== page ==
Nunavut’s political system needs reform: Iqaluit- Niaqunnguu candidate
Sytukie Joamie advocates change, but won’t campaign
After decades of work for candidates in federal, territorial, and regional elections, Sytukie Joamie of Iqaluit decided the time was right to run for a seat himself.
Joamie is running in Iqaluit-Niaqunnguu, where his family and childhood roots lie, in the Oct. 28 territorial election.
“Niaqunnguu is in my heart, it’s my hometown,” said Joamie, 55, who has never ventured far from the community, otherwise known as Apex.
Even though he has helped run several campaigns, Joamie is not taking the usual approach in his own run.
“I have worked in every shape and form of electoral machine. And now that I’m running, I don’t have one,” he told Nunatsiaq News.
Joamie said he will let voters choose as they like, without going door-to-door or producing “regular campaign material,” he said, “which will all end up in the city dump on Oct. 29, anyways.”
“I’ve seen too many campaigns, and too many candidates basically making promises that are all forgotten the day after the election,” he said. “Voters are too intelligent for that sort of thing.”
Even so, Joamie is ready to recommend key changes to Nunavut’s political system.
Voters are more sceptical than ever, and the territory’s method of forming the government is at the root of the problem, he said.
The only way to restore faith in the system is to allow voters to make more direct choices about their leaders and representatives, he said, and that starts right at the top.
“When the 22 MLAs are elected, they go into a little back room, and come out with a premier, much like the cardinals sending up the white smoke after they had elected the pope,” he said. “In secrecy, they appoint somebody.”
The choice of premier should be put directly to the people of Nunavut, he said, in a separate election held two years after elections for the legislative assembly. The premier would serve a term of five years, but be elected halfway through the MLAs’ mandate.
“A clearly-mandated premier would have more clout than an appointee,” said Joamie.
Government ministers should be selected by the premier, drawn from a choice of candidates nominated by the MLAs, he said.
In the current system, the premier “does not select his or her own team,” said Joamie, and is “handcuffed from the beginning.”
Under Joamie’s proposal, the premier’s election halfway through the assembly’s mandate would allow cabinet to be reviewed and changed every two years.
Direct election of a premier could serve as a good example to the rest of Canada, Joamie said.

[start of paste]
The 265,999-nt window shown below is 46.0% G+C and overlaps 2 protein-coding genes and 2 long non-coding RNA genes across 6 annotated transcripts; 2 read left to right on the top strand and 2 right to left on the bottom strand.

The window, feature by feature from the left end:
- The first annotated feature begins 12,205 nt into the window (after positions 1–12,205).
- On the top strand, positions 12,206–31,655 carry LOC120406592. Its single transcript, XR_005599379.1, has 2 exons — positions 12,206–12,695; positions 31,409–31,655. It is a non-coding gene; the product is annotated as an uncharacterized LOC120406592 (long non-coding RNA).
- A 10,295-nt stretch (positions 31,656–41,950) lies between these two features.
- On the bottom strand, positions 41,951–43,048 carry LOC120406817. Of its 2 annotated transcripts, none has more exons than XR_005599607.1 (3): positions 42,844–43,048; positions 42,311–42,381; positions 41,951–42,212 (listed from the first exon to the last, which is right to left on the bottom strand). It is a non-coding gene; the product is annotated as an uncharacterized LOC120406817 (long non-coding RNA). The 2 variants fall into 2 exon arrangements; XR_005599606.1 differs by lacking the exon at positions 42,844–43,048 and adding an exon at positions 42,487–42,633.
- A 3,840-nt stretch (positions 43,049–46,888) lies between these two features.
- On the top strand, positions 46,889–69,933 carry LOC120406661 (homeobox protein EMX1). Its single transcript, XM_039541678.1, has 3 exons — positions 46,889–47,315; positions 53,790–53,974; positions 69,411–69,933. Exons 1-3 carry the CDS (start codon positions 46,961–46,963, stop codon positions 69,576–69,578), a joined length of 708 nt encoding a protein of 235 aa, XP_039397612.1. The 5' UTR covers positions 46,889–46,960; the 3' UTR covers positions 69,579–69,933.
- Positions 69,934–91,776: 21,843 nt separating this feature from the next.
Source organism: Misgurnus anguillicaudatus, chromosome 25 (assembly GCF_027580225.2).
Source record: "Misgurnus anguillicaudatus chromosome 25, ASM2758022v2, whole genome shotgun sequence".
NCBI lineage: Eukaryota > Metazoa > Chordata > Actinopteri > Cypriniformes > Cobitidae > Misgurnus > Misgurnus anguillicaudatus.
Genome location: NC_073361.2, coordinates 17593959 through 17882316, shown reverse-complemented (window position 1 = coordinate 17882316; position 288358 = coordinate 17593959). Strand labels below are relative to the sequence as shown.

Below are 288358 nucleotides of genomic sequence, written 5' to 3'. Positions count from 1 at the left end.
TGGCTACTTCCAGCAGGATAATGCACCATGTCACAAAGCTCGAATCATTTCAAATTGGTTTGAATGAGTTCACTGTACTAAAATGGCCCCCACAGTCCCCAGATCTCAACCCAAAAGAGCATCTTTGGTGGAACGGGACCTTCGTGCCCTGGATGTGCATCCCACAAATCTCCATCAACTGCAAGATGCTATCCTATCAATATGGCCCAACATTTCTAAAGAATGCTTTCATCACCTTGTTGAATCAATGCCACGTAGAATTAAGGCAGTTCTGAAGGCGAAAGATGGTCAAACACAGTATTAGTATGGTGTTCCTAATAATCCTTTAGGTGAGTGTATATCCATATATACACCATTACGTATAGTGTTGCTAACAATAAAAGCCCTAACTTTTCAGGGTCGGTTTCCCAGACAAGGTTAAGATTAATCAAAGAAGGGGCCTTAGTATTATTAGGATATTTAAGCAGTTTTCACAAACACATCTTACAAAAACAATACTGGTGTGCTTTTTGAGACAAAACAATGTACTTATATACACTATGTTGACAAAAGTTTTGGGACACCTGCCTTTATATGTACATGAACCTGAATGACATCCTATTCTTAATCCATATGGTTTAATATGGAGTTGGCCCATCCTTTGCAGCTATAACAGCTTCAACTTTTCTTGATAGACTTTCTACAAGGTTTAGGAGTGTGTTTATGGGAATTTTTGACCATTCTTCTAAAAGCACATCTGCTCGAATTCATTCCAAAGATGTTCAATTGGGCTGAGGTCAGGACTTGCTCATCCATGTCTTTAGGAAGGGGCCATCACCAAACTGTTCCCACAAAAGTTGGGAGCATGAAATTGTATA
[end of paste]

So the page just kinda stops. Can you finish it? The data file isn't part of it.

He pointed out that almost 60 per cent of the country did not vote for Prime Minister Stephen Harper’s Conservative Party, yet they managed to form a majority government.
“In Nunavut, without partisan politics, we could all vote for the premier, instead of [getting] a back-room deal,” Joamie said.
“We go through the expense of a democratic process, and poof — 22 MLAs come out with a premier? In secrecy? Where’s the sense of democracy?”
Nunavut’s political system remains a copy of the Northwest Territories’ from 14 years ago and he said it’s time it matured.
“Why should we create Nunavut dressed up in the same uniform as other jurisdictions?” he asked. “If we don’t build Nunavut for Nunavummiut, what’s the point?”
Democracy could also be improved at the local level in Iqaluit, he said.
Joamie disagrees that residents in Iqaluit, where there are four constituencies, should be limited to voting for a candidate in the constituency they live in.
“I would propose to abolish the election boundaries in Iqaluit,” he said, as is the case in municipal elections.
“The mayor and city council are elected by all voters of Iqaluit. They are clearly mandated by the people for their office.”
As in elections for city council, Joamie said he believes the top four candidates with the greatest number of votes should earn seats.
Joamie has worked for Iqaluit’s Amarok Hunters and Trappers Association as office manager and in other capacities since 1999, he said.
He counts his contribution to Iqaluit’s successful bowhead whale hunt of 2011, and his administrative work for the HTA among his greatest achievements.
Many Nunavummiut still recognize him from his work for the Inuit Broadcasting Corp. in the 1990s, he said, where he worked as a producer and director of programming.
Joamie also did communications work for Nunavut Tunngavik Inc. in the 1990s.
Also running for election in Iqaluit-Niaqunnguu’s crowded race are Pat Angnakak, Anne Crawford, Duncan Cunningham, Methusalah Kunuk, and former federal MP and one-time Nunavut MLA Jack Anawak.